Despite the ongoing violence between Palestine and Israel, a mutual love of hummus is bringing some folks together
The debate over whether Jews or Arabs deserve credit for creating hummus has raged on for generations—much like the horrific conflict between the Israelis and the Palestinians. Now, in the face of escalating violence between the two groups, an Israeli restaurant is using the love of the chickpea-based dish as a means of promoting peace and unity.
Indeed, Hummus Bar, an eatery in Kfar Vitkin, a small town about a half hour north of Tel Aviv, is offering a 50 percent discount to Jews and Arabs who dine together.
“Scared of Arabs? Scared of Jews? With us there are no Arabs, but also no Jews. With us there are people!,” posted the restaurant in Hebrew on Facebook, according to a translation from The Independent. Along with an atmosphere that welcomes people from both backgrounds, the café has “genuine excellent Arabic hummus! And Jewish, excellent praiseworthy falafel with free refill on every hummus, whether you’re Arabs, Jews, Christians or Indians.”
The post has been liked more than 6,000 times, shared more than 1,500 times, and has garnered more than 600 comments. Although a few commenters have decried the effort, most folks have applauded the restaurant’s desire to find a common ground between the two groups.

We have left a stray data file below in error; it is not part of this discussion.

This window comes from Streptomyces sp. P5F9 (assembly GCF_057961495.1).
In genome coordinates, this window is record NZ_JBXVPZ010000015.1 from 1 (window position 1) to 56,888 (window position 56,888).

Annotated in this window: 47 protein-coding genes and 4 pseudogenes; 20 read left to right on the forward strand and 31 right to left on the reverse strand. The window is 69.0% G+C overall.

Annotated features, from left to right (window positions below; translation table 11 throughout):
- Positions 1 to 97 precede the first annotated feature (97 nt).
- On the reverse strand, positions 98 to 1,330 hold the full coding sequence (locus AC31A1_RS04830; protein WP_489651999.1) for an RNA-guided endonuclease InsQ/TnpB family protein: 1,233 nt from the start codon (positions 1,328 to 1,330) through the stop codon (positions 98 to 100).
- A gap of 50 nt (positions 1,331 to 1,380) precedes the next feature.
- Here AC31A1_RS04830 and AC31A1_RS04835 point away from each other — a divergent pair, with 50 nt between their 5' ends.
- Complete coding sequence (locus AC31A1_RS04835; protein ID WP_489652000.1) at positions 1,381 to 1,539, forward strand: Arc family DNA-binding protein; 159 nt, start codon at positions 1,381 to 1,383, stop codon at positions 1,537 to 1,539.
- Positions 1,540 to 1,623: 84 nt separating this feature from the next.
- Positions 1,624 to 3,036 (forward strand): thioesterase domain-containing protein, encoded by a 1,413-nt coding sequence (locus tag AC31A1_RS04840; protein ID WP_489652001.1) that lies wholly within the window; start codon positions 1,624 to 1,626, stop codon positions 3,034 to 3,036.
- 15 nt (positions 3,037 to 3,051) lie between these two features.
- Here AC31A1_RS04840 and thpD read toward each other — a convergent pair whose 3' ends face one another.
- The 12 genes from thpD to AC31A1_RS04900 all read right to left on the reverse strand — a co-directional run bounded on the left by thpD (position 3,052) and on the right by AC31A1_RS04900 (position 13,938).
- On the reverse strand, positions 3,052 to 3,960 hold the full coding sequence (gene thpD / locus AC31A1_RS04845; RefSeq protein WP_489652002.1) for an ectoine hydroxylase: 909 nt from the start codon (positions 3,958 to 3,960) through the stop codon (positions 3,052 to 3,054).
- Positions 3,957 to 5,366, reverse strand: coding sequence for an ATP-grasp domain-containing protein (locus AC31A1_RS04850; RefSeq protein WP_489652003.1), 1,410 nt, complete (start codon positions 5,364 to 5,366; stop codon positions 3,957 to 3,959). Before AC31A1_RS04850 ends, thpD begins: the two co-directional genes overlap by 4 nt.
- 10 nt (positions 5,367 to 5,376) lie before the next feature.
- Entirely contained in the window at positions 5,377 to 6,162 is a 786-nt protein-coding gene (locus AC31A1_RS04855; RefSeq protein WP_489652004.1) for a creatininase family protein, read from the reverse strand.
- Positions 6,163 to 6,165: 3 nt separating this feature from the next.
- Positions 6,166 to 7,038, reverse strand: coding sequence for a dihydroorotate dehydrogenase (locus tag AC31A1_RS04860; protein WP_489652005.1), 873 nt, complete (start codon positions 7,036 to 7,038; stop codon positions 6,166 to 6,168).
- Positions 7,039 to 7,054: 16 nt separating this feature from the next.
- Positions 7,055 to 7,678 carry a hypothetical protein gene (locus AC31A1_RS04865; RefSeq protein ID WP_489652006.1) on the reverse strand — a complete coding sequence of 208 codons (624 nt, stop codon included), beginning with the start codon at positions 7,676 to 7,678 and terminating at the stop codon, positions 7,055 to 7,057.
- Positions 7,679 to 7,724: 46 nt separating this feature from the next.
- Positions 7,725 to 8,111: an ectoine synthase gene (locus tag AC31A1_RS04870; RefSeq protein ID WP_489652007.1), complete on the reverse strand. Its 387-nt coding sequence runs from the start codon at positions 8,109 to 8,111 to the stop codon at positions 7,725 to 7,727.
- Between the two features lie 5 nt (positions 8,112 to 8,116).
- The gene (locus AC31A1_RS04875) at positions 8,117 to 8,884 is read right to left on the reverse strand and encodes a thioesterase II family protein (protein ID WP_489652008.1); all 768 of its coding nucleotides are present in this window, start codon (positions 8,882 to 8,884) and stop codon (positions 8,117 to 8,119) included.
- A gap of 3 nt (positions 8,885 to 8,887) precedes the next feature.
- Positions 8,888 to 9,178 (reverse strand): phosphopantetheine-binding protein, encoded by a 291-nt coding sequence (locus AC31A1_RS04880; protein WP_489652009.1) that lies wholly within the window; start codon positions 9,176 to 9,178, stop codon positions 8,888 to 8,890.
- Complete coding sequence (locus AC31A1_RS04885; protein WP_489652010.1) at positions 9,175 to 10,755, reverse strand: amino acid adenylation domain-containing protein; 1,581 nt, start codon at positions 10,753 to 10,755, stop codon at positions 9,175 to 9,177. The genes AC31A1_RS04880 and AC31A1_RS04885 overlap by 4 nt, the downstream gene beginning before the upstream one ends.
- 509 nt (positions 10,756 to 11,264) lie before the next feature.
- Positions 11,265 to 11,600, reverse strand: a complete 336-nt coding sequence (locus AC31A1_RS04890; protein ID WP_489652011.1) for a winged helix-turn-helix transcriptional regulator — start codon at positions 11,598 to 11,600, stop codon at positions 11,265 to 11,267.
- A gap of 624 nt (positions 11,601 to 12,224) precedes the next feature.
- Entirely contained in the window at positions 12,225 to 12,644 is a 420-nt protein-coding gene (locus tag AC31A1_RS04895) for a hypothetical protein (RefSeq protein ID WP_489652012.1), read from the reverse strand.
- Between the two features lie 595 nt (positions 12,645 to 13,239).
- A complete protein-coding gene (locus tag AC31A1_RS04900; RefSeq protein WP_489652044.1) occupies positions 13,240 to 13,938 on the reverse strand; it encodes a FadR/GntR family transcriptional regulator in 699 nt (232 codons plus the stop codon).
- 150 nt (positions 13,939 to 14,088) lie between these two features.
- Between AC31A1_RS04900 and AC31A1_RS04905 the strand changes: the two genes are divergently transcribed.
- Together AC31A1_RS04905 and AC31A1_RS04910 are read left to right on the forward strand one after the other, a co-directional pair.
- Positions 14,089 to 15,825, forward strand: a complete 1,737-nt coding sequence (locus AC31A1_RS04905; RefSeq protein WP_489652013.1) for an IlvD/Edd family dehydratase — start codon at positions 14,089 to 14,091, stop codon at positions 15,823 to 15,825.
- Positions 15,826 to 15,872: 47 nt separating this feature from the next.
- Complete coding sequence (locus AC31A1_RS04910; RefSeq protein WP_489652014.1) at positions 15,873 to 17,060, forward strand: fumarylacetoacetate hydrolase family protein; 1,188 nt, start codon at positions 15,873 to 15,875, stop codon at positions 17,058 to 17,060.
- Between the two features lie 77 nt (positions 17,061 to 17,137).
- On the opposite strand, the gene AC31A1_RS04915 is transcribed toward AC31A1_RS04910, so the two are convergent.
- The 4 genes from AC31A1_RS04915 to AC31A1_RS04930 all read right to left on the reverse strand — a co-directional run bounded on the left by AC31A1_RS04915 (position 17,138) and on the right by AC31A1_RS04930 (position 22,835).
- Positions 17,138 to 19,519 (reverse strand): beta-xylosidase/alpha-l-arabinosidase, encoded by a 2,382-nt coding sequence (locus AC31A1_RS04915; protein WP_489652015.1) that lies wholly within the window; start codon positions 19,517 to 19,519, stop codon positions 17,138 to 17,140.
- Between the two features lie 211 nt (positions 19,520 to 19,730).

More than 40 Palestinians and at least eight Israelis have been killed in violent clashes this month. On Tuesday, U.N. Secretary-General Ban Ki-moon headed to the region in the hopes of diffusing the latest round of tensions. “Violence only begets violence,” he said, reported NBC News. “We must not allow extremists on either side, or those who think violence is the answer, to further fuel the conflict…. This conflict has gone on for far too long. We must, for the future of our children, turn back from this dangerous abyss.”
On Monday, the restaurant shared the photo above of some of the Jewish and Arab people who have come to dine in response to the post. And on Monday, the restaurant’s manager, Kobi Tzafrir, told the Times of Israel that the response to the idea has generally been positive and that he has served several diners who came from both backgrounds.
The manager of the Hummus Bar seems hopeful about the region’s future. “If there’s anything that can bring together these peoples, it’s hummus,” Tzafrir said.
Written By : Liz Dwyer